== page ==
My innate desire as a teacher is to script the day down to the minute to ensure that I wring every last moment of teaching out of the school day. I pour everything I have into my students, crafting each lesson to achieve maximum growth, higher scores, and deeper understanding.
Choice in the Classroom
I was startled a few years ago by an alternative avenue for achieving these goals. Phillip Schlechty believes that choice is an imperative design quality that we must offer our students intentionally, daily, authentically, and with meaning. Giving students the power of choice facilitates an atmosphere of ownership and higher levels of engagement. Integrating the element of choice as an intentional routine in my classroom environment has had unexpected revelations—I feared that in letting go, chaos would ensue. However, through trial and error, a comfortable “happily humming” sort of chaos has been found.
How to Incorporate Choice
Offering choice to your students consists of clear and concise expectations for learning, and known consequences for off-task or distracting behaviors. Some simple ways to start implementing choice include:
- Choosing even- or odd-numbered problems on a worksheet or with task cards.
- Working a page from top to bottom or bottom to top.
- Where to work in the room (goes quite nicely with flexible seating).
- Which students to do group work with in the room (I always reserve the right to end a partnership if learning/behavior expectations are not being met).
- Letting them choose which tech to solve or perform activities on, from mobile learning to working on the IWB.
- Visiting established centers after independent work is completed satisfactorily. (All centers are specifically designed to reinforce current topics and/or to spiral back to previous content so a center schedule is not needed.)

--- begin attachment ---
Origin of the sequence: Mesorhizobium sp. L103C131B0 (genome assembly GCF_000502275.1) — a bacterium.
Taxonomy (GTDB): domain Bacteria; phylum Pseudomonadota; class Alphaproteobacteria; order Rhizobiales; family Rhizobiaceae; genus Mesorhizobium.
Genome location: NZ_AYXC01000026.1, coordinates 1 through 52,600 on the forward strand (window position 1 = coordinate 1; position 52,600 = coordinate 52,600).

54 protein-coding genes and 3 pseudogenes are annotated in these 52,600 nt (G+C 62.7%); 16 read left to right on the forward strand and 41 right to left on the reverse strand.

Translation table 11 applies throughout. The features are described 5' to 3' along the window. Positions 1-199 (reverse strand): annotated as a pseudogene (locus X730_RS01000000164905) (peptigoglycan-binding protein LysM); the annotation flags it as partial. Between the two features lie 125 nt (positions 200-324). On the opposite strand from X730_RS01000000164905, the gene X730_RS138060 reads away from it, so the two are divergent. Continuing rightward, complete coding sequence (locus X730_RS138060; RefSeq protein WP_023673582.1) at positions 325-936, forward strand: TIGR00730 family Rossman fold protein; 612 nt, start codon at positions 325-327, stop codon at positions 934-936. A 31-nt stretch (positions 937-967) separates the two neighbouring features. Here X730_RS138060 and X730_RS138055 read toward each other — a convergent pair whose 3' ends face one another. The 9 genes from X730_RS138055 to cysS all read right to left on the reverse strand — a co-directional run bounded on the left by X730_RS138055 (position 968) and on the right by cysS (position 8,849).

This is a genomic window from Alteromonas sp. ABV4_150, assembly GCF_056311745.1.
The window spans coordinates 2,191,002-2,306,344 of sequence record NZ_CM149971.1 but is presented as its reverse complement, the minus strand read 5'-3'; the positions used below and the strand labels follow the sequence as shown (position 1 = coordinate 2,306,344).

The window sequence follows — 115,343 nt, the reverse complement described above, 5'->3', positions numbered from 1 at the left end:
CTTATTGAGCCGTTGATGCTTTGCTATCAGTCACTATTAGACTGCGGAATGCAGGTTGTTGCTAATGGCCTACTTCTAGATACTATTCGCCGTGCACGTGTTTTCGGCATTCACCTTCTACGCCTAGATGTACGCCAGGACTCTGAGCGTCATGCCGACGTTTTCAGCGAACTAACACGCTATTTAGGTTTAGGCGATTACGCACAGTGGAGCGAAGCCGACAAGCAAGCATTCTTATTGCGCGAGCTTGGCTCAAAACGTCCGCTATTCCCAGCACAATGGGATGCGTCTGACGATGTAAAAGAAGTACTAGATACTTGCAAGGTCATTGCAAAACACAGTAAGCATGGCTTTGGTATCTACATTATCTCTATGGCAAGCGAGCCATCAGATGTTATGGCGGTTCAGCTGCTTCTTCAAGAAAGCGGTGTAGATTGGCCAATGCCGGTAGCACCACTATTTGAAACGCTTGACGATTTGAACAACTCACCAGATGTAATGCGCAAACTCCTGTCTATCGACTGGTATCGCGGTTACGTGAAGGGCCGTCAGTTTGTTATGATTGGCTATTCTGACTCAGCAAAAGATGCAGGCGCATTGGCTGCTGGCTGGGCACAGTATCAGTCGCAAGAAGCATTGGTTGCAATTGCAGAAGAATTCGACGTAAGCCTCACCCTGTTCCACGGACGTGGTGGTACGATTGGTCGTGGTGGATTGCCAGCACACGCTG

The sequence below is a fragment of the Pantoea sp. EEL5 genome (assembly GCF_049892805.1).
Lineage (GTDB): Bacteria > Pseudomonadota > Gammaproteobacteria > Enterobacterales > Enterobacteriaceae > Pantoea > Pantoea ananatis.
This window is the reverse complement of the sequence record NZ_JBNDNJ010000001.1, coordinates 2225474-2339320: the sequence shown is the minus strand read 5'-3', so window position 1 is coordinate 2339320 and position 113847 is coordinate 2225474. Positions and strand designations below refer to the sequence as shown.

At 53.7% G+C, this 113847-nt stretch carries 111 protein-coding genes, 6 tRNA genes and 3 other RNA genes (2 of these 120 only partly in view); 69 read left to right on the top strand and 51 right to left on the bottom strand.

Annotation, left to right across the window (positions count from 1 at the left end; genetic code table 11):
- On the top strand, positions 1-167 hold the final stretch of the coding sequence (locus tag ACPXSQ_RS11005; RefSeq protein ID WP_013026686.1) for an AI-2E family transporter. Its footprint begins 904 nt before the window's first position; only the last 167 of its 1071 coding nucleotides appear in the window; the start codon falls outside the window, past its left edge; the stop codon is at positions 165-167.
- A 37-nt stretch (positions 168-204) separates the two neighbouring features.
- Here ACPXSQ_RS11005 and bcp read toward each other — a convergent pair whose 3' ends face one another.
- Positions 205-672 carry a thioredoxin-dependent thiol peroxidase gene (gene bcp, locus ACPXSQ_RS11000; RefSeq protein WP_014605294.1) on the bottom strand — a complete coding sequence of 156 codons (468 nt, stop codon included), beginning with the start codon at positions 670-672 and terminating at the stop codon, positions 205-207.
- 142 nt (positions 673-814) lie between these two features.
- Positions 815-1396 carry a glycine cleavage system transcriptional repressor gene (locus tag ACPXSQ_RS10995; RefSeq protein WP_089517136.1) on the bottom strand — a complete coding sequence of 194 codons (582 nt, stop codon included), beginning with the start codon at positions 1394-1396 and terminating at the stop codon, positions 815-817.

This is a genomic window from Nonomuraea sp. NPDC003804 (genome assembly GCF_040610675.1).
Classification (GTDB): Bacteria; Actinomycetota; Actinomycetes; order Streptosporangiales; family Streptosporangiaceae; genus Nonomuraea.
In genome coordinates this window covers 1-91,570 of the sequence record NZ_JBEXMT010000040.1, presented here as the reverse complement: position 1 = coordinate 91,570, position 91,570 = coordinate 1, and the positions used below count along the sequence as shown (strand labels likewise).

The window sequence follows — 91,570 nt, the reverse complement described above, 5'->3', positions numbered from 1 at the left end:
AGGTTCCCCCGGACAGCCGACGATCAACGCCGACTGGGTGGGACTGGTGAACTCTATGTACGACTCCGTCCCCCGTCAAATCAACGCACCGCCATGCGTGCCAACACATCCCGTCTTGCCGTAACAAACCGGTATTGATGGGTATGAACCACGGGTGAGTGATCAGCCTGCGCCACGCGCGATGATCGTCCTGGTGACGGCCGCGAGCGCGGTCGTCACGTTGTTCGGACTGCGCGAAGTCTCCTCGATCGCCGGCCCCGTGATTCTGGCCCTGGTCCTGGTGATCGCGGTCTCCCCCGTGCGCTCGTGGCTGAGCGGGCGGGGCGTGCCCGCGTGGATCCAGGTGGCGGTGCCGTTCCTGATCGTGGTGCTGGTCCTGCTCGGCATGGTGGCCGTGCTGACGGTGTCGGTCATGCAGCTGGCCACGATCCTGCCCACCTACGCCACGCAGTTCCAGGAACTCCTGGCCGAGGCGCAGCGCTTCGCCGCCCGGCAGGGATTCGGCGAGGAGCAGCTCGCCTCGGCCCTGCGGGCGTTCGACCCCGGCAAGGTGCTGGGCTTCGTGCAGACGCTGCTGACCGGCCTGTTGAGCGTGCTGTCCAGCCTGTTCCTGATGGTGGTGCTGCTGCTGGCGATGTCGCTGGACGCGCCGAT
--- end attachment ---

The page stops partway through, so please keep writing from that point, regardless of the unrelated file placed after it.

I would encourage you, after dipping your toe in, to take the next step. Project-based learning and guided instruction—such as guided reading or math—are designed around offering authentic and meaningful choice to students.Setting Students Up for Future Success
My goal is to prepare my sweet third graders for life beyond the classroom. I can provide in my four walls a safe space for them to fail at using choice well. While they are with me, I can give them the time to learn and grow, and to discover how to be successful with choice independently. I would argue that without having the idea of choice designed into our classrooms, a child could graduate from high school not having made a single decision influencing the successes in their education. Choice passes the joystick to the students—let them create, let them get excited, and let them explore. Sit back and watch their eyes light up as discoveries are made. Good luck in finding your happily humming chaos!
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